Cuba’s population of over 11 million is very mixed, because of its colonial history, in which the original native American population was largely supplanted by Spanish, imported African slaves and later Asians (mainly Chinese), with widespread intermarriage between the various groups. Consequently it is almost impossible to determine percentages of people of various lineages but in a country like Cuba this doesn’t really matter, as can be seen in these photos.
Havana has lively scenes of street theatre, with stilt walkers, music, children’s puppet shows and demonstrations of Brazilian martial arts on the various squares in the city, while in Callejón de Hamel, with its shrine to Afro-Cuban religions, Rumba groups play every Sunday. Although many Afro Cubans adhere to the Catholic faith, it is often practiced together with Santería, an Afro-American religion that developed here among the descendants of slaves, brought from West Africa. Its sacred language is Lucumí, a creolised remnant of the Yoruba language, a West African language spoken mainly in Nigeria and Benin. There are regular ceremonies, like in the Casa Templo de Santería Yemayá in Trinidad.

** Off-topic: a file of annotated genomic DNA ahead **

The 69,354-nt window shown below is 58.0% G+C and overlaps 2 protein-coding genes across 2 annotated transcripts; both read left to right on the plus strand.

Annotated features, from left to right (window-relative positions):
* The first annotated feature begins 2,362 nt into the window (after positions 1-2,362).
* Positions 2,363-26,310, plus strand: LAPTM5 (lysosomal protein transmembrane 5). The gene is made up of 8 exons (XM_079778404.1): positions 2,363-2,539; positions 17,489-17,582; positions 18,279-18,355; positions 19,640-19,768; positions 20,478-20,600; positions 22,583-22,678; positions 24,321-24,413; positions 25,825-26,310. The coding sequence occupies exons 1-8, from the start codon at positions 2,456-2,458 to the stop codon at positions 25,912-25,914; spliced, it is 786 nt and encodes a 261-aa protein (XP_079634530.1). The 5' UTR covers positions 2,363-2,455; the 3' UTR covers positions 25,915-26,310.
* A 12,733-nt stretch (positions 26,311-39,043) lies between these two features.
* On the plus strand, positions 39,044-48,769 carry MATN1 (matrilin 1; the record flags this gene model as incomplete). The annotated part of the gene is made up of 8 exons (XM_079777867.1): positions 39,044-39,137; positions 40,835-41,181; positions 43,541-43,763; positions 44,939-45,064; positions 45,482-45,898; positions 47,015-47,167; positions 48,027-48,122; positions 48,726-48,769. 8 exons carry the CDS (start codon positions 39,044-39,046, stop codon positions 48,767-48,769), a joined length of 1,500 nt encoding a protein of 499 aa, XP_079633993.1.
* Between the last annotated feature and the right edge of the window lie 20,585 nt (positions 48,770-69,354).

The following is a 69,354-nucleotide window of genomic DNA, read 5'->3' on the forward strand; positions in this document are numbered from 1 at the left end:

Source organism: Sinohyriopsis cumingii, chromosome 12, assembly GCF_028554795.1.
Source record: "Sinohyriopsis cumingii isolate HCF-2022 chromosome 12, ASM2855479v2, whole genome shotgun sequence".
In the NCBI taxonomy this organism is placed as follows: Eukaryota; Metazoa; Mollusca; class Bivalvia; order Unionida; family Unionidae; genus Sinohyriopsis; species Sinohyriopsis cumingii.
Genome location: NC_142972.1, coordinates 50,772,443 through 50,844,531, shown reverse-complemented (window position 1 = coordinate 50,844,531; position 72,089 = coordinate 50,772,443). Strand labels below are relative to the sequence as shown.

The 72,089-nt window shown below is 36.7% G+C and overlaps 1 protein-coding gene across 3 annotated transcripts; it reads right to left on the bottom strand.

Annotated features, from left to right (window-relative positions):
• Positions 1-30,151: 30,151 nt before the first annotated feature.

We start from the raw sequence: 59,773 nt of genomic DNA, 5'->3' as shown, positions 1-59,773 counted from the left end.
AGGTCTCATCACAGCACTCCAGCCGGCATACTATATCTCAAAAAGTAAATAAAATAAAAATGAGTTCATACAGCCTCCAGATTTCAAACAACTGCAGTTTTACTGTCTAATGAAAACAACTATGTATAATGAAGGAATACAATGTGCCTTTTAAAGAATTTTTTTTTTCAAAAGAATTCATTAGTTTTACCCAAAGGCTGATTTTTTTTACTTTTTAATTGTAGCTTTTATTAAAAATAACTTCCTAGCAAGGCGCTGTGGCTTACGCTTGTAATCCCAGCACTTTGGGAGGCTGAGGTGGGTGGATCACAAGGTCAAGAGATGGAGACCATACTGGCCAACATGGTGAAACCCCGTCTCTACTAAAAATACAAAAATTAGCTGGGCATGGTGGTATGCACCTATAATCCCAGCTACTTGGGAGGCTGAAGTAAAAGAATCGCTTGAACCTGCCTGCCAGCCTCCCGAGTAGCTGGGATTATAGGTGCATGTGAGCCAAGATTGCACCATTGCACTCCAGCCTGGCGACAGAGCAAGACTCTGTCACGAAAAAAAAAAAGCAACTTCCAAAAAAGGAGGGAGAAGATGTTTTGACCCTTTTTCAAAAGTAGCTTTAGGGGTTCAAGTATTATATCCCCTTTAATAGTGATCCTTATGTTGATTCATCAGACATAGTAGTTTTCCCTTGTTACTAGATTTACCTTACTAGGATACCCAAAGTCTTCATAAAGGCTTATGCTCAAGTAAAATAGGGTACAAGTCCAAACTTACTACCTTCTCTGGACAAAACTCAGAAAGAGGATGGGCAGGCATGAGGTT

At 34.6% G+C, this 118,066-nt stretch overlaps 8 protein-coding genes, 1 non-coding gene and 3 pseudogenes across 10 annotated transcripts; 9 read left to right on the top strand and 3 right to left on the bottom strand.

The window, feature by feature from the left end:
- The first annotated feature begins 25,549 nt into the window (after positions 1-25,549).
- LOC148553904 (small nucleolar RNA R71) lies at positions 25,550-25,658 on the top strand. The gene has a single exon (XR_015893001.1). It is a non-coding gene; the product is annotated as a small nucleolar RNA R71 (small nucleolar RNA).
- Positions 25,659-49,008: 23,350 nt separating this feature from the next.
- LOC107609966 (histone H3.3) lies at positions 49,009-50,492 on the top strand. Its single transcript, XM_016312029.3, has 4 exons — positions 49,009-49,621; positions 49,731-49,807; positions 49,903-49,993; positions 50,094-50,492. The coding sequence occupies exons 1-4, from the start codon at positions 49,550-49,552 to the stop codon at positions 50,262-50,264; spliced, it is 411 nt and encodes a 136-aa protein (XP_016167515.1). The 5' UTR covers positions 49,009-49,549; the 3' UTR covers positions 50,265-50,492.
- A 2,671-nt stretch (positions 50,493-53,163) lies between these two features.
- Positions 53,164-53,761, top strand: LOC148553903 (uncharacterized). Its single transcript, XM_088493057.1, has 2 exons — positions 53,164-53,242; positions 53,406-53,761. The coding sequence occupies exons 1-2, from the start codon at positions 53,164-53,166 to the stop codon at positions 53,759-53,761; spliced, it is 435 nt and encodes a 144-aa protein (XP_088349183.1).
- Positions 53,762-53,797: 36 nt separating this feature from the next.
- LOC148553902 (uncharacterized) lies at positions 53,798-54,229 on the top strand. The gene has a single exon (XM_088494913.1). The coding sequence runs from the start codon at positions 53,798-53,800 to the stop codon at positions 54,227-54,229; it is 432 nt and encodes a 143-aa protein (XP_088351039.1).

Music is everywhere, on the street, in cafés and roadside restaurants. Santiago de Cuba is considered the place where African rhythm first encountered Spanish tradition to produce the island’s inimitable music and it has numerous music halls, with the “Casa de la Trova” the first and most famous. There are now Trova halls in most Cuban cities, like the Casa de Trova in Baracoa, where local musicians perform daily for an appreciative audience.